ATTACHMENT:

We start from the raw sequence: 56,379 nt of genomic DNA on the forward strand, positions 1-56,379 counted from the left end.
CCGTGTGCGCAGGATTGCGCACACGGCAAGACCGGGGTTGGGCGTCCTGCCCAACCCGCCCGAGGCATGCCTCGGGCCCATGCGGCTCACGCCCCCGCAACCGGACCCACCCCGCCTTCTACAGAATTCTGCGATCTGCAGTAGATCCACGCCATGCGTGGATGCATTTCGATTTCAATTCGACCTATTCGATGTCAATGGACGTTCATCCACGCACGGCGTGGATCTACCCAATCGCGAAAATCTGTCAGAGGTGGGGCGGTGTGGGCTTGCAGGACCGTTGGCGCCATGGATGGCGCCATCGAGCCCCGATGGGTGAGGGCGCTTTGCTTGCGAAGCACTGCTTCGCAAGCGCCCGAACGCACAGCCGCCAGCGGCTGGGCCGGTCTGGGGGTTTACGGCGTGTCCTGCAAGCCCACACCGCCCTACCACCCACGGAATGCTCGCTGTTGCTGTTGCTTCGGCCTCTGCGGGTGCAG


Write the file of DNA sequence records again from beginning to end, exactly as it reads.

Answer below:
We start from the raw sequence: 56,379 nt of genomic DNA on the forward strand, positions 1-56,379 counted from the left end.
CCGTGTGCGCAGGATTGCGCACACGGCAAGACCGGGGTTGGGCGTCCTGCCCAACCCGCCCGAGGCATGCCTCGGGCCCATGCGGCTCACGCCCCCGCAACCGGACCCACCCCGCCTTCTACAGAATTCTGCGATCTGCAGTAGATCCACGCCATGCGTGGATGCATTTCGATTTCAATTCGACCTATTCGATGTCAATGGACGTTCATCCACGCACGGCGTGGATCTACCCAATCGCGAAAATCTGTCAGAGGTGGGGCGGTGTGGGCTTGCAGGACCGTTGGCGCCATGGATGGCGCCATCGAGCCCCGATGGGTGAGGGCGCTTTGCTTGCGAAGCACTGCTTCGCAAGCGCCCGAACGCACAGCCGCCAGCGGCTGGGCCGGTCTGGGGGTTTACGGCGTGTCCTGCAAGCCCACACCGCCCTACCACCCACGGAATGCTCGCTGTTGCTGTTGCTTCGGCCTCTGCGGGTGCAG